In the volatile and uncertain market environment we've been mired in for much of the post-crisis period, one of the favorite strategies of veteran investors has boiled down to the simple strategy of buying stocks that pay above-average dividends and – even better – those that have a track record of increasing those payouts at regular intervals.
The equity research team at Goldman Sachs now is advocating a twist on that idea, especially designed to appeal to investors as we head into the final quarter of the year. Their research tells them that it’s during this final three-month period that nearly half of all special dividend announcements are concentrated – and that over the last dozen years, 75 percent of the companies that announced such special dividends outperformed the S&P 500 not only immediately after the announcement but as long as two months later.
A couple of factors make this particularly interesting in 2012. The first is the pesky "fiscal cliff," or rather, the uncertainty surrounding what kind of tax rate investors will find themselves paying on their dividend income in 2013. Will it be the 15 percent that currently prevails or will it be as much as 43.4 percent (if dividends get taxed as ordinary income, with a top tax rate that might revert to 39.6 percent, plus a new 3.8 percent tax for high-earners)? Or will it be another rate somewhere in between?
In light of the uncertainty, the argument by the Goldman Sachs team is that corporations pondering a special dividend might want to do so pronto, in order to give their investors the benefit of a lower tax rate. That’s logical, as is the fact that many companies sitting atop mountains of cash might want to avert shareholder ire by finding a way to hand it back to those shareholders via, oh, let’s say, a special dividend payment. Corporate cash balances are up 55 percent in the last five years, and the ratio of cash to enterprise value among the companies Goldman Sachs covers has jumped to more than 9 percent from 6 percent.
The logic is impeccable, and special dividends have indeed become another reason for investors to celebrate the concept of "yield" – the first nine months of the year mark the greatest level of generosity on the part of corporate treasurers since 2000, and Goldman Sachs believes 2012 could end up posting a record when it comes to special dividends. But the list of stocks that their research team has assembled for your consideration is, well, a bit of a motley assortment.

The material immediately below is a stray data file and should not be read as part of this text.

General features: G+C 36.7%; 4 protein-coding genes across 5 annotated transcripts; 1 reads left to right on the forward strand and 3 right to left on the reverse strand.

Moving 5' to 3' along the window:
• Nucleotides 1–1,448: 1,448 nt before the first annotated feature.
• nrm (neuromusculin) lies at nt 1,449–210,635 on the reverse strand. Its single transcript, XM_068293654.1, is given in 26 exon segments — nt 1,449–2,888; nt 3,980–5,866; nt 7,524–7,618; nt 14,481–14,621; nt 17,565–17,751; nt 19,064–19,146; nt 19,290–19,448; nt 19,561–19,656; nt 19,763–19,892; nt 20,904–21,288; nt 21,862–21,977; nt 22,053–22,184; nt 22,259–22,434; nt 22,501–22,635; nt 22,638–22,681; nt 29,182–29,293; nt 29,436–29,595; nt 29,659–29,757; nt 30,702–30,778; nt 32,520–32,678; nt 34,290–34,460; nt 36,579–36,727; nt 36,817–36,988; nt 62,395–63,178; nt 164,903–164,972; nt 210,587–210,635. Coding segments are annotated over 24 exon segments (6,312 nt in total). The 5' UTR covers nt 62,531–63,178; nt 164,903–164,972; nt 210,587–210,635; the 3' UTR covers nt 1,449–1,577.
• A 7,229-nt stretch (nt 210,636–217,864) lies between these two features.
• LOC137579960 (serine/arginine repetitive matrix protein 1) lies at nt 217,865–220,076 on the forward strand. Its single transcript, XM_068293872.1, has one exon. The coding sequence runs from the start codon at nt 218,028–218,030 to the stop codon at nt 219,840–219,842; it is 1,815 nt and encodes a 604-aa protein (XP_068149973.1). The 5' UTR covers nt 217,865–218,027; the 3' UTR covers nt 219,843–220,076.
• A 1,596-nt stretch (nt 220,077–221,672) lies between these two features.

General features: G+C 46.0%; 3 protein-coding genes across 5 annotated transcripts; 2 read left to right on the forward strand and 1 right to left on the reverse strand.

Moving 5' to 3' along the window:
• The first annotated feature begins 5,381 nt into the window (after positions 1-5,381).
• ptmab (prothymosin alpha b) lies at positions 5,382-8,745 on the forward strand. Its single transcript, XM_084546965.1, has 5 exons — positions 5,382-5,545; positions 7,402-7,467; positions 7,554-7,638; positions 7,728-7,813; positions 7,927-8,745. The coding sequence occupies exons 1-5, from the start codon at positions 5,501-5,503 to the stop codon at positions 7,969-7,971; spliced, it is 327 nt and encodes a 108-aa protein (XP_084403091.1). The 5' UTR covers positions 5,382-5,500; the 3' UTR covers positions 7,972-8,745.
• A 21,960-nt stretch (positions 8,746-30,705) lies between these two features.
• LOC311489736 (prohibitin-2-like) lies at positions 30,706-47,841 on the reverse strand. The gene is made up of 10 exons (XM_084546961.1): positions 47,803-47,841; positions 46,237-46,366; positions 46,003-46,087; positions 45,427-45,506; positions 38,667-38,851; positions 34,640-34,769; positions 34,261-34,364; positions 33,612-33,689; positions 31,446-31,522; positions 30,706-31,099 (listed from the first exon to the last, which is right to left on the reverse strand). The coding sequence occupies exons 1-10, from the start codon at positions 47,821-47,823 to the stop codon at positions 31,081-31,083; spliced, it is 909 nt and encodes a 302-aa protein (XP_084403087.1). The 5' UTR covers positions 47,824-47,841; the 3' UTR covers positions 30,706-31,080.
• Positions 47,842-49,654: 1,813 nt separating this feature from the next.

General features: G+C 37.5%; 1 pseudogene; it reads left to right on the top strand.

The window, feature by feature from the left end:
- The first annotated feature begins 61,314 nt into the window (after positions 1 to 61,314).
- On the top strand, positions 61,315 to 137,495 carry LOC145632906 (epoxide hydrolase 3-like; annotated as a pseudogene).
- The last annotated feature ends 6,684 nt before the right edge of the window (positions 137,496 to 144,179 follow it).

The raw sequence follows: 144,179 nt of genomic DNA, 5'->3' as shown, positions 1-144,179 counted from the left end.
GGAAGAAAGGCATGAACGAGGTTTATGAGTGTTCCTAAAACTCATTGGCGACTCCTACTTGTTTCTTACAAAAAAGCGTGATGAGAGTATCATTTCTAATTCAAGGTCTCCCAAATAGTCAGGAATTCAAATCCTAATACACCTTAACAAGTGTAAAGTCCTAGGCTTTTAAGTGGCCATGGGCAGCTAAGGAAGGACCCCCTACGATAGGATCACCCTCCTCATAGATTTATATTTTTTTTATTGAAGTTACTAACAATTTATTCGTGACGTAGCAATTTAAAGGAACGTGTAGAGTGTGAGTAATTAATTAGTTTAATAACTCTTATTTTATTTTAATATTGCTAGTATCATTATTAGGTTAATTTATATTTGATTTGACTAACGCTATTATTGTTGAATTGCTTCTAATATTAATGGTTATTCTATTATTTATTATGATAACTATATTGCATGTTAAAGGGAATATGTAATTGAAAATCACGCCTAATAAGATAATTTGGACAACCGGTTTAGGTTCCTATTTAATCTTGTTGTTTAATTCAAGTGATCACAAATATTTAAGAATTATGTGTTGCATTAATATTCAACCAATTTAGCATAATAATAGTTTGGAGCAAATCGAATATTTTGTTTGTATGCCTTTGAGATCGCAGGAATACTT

The Goldman Sachs screen did look for limited leverage and a healthy amount of liquidity – both desirable characteristics. Of the 13 companies that popped up on their final list (and two others added by the research team), four are asset managers, like hedge fund group Ochs-Ziff Capital Management (OZM) and the relatively small Pzena Investment Management (PZN). That's a lot of concentration in one segment of the market, given that hedge fund performance is underwhelming and investors have been dumping mutual funds in favor of ETFs of late.
Another stock on Goldman’s list, Williams Sonoma (WSM), is a retailer; there are also three gaming and leisure stocks and a couple of health-care companies. One of the 15 companies, aviation parts supplier TransDigm Group (TDG), doesn't even pay a regular dividend as yet – although it trades at a valuation approaching twice that of the S&P 500, or 25.91 times trailing earnings. Current yields on the stocks in Goldman’s group range from zero for TransDigm and 0.26 percent for Mastercard all the way up to 5.77 percent for Ochs-Ziff.
Potential Special Dividend Candidates
|Federated Investors, Inc.
|Franklin Resources, Inc.
|General Dynamics Corp.
|Interval Leisure Group, Inc.
|Las Vegas Sands Corp.
|Och-Ziff Capital Management Group
|Patterson Companies, Inc.
|Pzena Investment Management, Inc.
|TransDigm Group Inc.
|Western Refining, Inc.
|Wynn Resorts, Limited
|Source: Goldman Sachs|
This list has the aura of being an assortment of stocks that might be suitable candidates for active traders – market players who can afford to establish a position in a dozen or more stocks for the next few months and then sell them if nothing materializes, or after having captured any post-special dividend runup.
That’s not to say that some of these stocks might not be good long-term investment ideas as well, but the odds of enough of them working out and for the average investor to be able to jump in and out in a timely fashion don’t seem to be all that impressive. Essentially, what Goldman Sachs is suggesting is that by taking a position today, waiting for the bounce following an announcement in a certain percentage of them, and then selling, the outperformance even after transaction costs will be impressive enough to offset the risk. That may be true for Goldman's typical client. But even members of that group have shown, time and again, that they fail to act promptly enough or hang around too long after recording a big gain.
Here’s a thought. Take this list and evaluate the companies on it more deeply. They have been generating cash flow and have cash on their books, which is great – but are their earnings growing and of good quality? Are these companies that you would want to own anyway? Most importantly, in addition to any one-time benefit from a special dividend, are they likely to be raising their regular dividend payout any time soon? What are their valuations, relative to those dividend yields? If those questions produce satisfactory responses, then it’s perfectly reasonable to ponder adding them to your portfolio. But as investments, not trading ideas.